Periodontitis or a Dental Cyst: Symptoms and Treatment

Have you ever experienced a dental disease that is known as a dental cyst? This issue is impossible to detect without tools when it is still young, but neglected forms of this issue can lead to loss of a tooth and general weakening of the organism. Quite often patients who suffer from such cysts feel weakness and headaches, discover inflamed lymphoid glands around the area where the disease is located. In complicated cases the clinical picture is accomplished with sinusitis and a swollen cheek. In order to prevent spreading of the inflammation and abscess it is necessary to start treatment of the cyst as soon as possible.

Development of a Cyst

dental cyst on x-rayWhat is a cyst? It is a granuloma that appears in inflamed tissues, surrounding roots of a tooth. The official name of this disease is periodontitis. The cyst itself looks like a small thick bag, hanging on tooth roots, filled with pus. Formation of such a cyst is a protective mechanism. The body tries to block spreading of the infection in such a way. While this cyst is small, it cannot be felt at all. As it grows, it needs some space in surrounding tissues. Gums get inflamed and swell, the affected tooth becomes shaky and it seems that it becomes longer. This sensation appears due to the fact that there is the cyst below it and the bigger it gets, the stronger it pushes out the tooth.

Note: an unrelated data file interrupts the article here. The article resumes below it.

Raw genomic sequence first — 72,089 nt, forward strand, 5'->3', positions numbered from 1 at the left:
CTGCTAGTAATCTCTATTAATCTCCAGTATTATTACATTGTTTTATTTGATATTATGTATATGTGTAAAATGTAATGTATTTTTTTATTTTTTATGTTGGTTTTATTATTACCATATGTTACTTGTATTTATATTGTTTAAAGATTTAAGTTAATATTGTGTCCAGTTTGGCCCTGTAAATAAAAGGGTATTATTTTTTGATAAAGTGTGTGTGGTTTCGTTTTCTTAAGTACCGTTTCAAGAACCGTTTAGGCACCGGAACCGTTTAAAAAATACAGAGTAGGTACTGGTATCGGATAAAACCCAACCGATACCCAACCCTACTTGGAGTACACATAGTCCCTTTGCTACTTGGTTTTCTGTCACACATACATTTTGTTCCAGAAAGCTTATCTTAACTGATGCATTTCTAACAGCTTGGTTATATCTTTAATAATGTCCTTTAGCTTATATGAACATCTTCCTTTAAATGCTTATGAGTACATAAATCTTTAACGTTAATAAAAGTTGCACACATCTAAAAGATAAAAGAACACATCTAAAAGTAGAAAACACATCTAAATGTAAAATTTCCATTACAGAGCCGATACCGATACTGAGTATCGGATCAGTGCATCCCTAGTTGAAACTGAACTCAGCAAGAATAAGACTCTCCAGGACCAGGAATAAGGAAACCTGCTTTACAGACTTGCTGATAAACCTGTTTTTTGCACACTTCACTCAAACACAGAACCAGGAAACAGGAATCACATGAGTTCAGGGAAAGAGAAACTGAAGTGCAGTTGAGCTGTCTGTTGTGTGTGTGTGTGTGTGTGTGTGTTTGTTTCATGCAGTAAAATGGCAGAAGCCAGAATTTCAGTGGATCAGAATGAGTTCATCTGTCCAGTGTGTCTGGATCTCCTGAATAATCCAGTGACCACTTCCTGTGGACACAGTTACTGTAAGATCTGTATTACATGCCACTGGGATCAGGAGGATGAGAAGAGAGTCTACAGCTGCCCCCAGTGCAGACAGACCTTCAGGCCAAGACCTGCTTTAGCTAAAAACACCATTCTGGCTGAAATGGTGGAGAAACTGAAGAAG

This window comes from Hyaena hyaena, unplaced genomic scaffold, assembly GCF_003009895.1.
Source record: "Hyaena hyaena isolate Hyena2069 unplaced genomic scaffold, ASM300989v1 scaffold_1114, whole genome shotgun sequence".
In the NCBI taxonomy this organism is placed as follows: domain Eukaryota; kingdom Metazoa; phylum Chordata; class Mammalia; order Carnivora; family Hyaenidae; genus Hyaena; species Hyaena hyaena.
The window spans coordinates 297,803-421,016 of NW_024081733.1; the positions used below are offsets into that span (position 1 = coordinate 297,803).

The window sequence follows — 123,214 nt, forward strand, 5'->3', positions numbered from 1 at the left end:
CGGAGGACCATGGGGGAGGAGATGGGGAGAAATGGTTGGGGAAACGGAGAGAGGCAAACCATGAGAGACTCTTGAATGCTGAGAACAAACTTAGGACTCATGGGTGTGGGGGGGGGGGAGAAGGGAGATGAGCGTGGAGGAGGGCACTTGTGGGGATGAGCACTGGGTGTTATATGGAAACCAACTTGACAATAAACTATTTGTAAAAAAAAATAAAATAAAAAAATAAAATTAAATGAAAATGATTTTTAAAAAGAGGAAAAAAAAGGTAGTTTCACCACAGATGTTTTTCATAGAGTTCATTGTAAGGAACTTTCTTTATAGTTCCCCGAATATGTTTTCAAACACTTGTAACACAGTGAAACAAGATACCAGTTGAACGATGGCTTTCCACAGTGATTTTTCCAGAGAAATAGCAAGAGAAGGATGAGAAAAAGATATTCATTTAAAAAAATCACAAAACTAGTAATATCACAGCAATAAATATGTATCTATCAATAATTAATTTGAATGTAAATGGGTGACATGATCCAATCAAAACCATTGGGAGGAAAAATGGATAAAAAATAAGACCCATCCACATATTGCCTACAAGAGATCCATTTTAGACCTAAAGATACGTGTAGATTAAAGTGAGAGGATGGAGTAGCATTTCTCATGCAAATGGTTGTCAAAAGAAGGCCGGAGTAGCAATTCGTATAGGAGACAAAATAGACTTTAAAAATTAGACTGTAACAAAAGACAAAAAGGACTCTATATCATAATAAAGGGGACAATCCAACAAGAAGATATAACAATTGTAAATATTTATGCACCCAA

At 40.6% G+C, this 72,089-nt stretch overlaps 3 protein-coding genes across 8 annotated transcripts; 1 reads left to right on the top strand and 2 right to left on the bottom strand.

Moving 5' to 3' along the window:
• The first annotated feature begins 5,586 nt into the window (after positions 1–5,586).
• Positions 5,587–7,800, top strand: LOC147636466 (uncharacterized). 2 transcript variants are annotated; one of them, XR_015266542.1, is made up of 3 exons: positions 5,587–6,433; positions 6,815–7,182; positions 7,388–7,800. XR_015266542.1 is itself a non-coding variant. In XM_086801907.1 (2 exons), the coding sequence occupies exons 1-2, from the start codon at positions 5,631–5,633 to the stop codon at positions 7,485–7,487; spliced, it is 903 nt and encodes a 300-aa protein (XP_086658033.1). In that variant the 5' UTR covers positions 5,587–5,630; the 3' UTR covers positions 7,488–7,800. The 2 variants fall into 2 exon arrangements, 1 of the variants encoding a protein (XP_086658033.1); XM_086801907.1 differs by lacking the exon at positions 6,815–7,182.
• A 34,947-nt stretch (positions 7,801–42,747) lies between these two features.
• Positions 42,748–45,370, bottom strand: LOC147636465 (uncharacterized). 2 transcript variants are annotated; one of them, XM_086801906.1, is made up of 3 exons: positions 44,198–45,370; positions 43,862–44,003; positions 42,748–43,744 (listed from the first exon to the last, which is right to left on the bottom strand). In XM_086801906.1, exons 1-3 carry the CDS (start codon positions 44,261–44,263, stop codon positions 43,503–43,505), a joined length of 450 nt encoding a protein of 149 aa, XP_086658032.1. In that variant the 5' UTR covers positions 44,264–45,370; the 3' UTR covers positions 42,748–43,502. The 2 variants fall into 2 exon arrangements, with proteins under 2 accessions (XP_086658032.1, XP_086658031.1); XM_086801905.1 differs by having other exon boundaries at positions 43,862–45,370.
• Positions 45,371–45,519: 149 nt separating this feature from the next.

How Early Stages of This Disease Can Be Diagnosed

Periodontitis can be diagnosed at early stages only by an experienced dentist in the course of regular examinations with special diagnostic tools. Such examinations are available in big and high-quality clinics, like Maxwell Miller’s Downtown Dentistry and similar other in other places. Periodontitis is caused by three factors: a single traumatizing impact (a strong blow); a constant traumatizing impact (by a too high dental filling or so) and an infection. The infection affects injured tissues immediately, reaching them through untreated but infected root canals, due to sinusitis or osteomyelitis or when tissues are injured by dental pins or filling materials.

Treatment: Extraction or Healing?

Some time ago cysts were treated radically: affected teeth were extracted, their alveolar sockets were cleared from inflamed, infected and necrotic tissues. Today such methods are used only in extreme cases, if saving a tooth is impossible and unreasonable in view of general risks for health. In most cases affected teeth are just opened and cleaned or parts of their roots with cysts are ablated by surgeons. All this allows saving natural teeth and fighting the infection.

Comments are closed.